I share some thoughts on why you should learn sales. Especially if you work in the tech industry.
“Hard” skills and “soft” skills
Broadly speaking, people’s skills fall into two areas: “hard” skills and “soft” skills.
People use hard skills to produce things, such as a mathematical model predicting snowfall in Washington. Because hard skills are quantifiable (I can weld X horseshoes in Y amount of time), the development of one’s hard skills is also quantifiable (this year I can weld Z% more horseshoes than I did last year).
Hard skills are best appreciated by others who possess similar hard skills. This is because they have also spent years training and developing those hard skills too. Unfortunately, this also means that most people cannot properly evaluate hard skill contributions. While anyone can have an opinion on a final product created with hard skills, only others with the same hard skills will deeply understand the technical effort, breakthroughs, and progress made.
This means that there is a gap between individuals who possess hard skills and everyone else. Luckily, people who have hard skills can use their soft skills to bridge that gap.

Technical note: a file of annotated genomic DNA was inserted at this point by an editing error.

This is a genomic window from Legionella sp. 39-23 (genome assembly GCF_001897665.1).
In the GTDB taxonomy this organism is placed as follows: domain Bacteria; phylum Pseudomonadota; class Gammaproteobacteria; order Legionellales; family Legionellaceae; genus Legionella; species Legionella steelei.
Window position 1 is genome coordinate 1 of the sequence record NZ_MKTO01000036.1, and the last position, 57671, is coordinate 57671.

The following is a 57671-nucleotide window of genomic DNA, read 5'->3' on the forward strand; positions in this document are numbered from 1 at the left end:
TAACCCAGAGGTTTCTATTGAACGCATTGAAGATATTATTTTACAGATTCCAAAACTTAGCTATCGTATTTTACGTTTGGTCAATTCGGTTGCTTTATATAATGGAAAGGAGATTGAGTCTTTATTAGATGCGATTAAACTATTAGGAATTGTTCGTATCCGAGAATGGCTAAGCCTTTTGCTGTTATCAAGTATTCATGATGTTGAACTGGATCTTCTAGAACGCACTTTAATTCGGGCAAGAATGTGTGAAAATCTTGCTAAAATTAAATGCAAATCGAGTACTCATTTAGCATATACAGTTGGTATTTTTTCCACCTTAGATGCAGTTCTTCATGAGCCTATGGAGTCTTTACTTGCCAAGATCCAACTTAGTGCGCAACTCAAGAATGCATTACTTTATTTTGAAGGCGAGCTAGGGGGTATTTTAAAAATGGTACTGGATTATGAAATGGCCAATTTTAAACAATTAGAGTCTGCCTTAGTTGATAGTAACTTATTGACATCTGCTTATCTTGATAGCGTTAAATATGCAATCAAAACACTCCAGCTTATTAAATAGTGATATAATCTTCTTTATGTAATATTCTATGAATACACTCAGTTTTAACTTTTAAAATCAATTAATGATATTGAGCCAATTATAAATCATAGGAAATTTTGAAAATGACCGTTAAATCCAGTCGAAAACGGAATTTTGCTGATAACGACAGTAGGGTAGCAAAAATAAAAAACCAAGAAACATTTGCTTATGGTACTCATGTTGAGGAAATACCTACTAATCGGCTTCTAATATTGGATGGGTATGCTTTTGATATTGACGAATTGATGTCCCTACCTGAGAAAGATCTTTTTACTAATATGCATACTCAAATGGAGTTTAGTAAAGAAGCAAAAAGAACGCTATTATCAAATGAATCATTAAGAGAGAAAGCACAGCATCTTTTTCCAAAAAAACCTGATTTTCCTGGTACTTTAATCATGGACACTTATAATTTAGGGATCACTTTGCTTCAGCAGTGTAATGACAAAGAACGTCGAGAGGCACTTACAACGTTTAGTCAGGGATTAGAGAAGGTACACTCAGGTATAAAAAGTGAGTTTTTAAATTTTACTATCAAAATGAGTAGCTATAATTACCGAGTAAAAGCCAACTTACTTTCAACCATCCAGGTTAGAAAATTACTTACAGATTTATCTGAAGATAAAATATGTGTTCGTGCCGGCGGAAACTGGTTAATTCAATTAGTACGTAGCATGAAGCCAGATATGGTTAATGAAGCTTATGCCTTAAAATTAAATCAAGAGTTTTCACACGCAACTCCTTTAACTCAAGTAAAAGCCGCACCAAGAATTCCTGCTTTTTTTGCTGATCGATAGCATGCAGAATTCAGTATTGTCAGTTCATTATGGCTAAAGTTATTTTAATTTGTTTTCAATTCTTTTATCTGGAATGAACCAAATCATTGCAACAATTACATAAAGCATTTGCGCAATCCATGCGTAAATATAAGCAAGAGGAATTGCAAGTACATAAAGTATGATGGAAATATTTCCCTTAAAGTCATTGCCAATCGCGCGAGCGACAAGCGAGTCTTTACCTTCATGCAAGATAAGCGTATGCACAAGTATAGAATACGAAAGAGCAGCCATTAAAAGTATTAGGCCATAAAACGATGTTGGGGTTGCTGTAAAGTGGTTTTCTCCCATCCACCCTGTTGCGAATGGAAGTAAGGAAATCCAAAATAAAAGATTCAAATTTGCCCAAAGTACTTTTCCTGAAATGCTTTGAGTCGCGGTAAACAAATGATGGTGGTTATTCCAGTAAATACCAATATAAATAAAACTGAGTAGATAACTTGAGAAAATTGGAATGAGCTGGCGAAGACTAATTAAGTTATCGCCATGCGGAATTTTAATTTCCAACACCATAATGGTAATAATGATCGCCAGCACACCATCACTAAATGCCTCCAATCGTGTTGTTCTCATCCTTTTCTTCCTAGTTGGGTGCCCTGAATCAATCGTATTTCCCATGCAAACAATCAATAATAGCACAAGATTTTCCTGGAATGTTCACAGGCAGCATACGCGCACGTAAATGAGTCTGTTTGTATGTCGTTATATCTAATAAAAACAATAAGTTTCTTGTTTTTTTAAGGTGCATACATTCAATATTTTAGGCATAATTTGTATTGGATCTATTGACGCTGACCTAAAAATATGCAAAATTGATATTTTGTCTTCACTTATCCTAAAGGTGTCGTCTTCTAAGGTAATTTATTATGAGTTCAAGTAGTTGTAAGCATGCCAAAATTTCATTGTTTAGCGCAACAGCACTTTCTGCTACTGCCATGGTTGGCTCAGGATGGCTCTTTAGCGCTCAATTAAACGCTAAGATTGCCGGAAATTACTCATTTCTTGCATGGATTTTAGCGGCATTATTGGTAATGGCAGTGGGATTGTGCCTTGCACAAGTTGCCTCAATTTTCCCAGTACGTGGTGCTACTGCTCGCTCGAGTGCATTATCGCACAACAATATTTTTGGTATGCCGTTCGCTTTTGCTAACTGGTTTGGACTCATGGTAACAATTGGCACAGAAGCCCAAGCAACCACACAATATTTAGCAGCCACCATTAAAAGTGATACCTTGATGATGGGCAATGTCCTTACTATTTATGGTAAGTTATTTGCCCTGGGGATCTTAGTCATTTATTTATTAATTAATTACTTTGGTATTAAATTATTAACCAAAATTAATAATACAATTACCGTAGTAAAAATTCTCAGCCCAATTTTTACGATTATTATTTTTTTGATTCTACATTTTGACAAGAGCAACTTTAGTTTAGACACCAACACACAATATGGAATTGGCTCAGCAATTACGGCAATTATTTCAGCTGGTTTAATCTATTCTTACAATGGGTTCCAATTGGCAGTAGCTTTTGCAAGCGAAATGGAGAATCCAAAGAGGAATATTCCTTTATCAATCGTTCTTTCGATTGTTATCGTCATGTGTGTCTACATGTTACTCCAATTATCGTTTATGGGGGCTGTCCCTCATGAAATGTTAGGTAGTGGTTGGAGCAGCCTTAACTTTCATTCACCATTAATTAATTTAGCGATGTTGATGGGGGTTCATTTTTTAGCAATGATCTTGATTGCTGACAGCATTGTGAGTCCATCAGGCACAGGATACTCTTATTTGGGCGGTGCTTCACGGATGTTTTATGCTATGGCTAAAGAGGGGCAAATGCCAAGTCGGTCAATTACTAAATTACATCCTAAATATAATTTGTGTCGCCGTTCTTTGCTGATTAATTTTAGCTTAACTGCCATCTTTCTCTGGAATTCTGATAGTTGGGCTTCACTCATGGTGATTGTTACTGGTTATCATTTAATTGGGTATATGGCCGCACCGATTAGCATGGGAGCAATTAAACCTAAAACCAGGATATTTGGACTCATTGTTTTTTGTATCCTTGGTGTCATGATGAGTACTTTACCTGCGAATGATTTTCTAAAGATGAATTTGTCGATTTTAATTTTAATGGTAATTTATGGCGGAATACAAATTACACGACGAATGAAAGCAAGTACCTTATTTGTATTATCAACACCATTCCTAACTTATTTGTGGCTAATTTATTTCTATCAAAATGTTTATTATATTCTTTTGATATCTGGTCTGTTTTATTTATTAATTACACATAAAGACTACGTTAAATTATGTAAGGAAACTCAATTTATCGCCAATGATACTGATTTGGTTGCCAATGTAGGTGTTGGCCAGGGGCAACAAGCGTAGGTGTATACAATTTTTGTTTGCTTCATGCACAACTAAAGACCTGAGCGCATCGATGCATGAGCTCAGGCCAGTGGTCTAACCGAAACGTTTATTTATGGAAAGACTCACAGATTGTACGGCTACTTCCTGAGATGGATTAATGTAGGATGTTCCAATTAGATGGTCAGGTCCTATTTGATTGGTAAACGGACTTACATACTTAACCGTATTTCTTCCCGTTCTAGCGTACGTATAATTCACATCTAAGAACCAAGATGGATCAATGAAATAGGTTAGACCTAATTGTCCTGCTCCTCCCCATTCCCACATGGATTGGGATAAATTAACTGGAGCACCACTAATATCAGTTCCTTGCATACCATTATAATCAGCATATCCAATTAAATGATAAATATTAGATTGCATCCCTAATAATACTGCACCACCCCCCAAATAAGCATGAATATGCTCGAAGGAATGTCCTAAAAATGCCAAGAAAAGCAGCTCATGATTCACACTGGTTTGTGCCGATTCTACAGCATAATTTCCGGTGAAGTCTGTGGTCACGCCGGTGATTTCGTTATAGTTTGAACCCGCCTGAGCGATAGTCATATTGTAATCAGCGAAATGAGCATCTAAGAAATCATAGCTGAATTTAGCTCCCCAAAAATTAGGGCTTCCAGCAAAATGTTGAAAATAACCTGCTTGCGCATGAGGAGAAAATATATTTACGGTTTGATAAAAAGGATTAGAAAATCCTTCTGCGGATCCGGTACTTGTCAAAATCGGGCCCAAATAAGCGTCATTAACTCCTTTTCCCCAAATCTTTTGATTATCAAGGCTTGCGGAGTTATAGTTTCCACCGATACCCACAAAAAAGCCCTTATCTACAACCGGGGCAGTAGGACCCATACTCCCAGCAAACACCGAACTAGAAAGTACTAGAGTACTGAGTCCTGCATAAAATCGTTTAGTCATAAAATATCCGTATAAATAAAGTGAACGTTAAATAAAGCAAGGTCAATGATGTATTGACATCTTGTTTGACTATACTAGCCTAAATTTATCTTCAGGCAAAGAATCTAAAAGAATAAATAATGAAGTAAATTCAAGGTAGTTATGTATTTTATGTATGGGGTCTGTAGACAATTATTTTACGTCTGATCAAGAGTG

Everyone has soft skills
You can’t create anything with only your soft skills. For example, you cannot write a piece of code by being persuasive. You cannot build a table by being charismatic. Soft skills are qualitative and vary from person to person.
Whereas not everyone possesses hard skills, everyone possesses soft skills. Thus, the barrier to entry for feeling like a soft skills expert is quite low or even non-existent. Everyone thinks that they know how to judge and evaluate others, and everyone feels like their judgments and evaluations are correct (at least to some degree).
Why you should learn sales
Soft skills are actually really valuable, though. People use soft skills to motivate others who have hard skills to create and build things they would not have otherwise. I call this the “ability to sell”. The ability to sell is, for the reasons above, one of the most undervalued skills in Silicon Valley.
Most people in Silicon Valley are highly technical and are not interested in developing any sales abilities. Most technical people think the barrier to entry is too low (anyone can sell things, but not anyone can write a highly complex piece of software), so they aren’t interested.
Thus a really valuable skill you should build, especially in a highly technical environment like Silicon Valley, is the ability to sell. You should learn sales because you’ll be able to stand out. You’ll be able to beautifully and effectively sell your vision of the world to other smart people and convince them to work with you on fun problems.
While great sales ability can get you really far, it is crucial that the sales are actually based on some sort of reality. Infamous scam artists such as Elizabeth Holmes (Theranos) or Billy McFarland (Fyre Festival) reached the heights of success because of their incredible sales ability. Eventually everything exploded, but at one point, they did create billions of dollars in value based on thin air!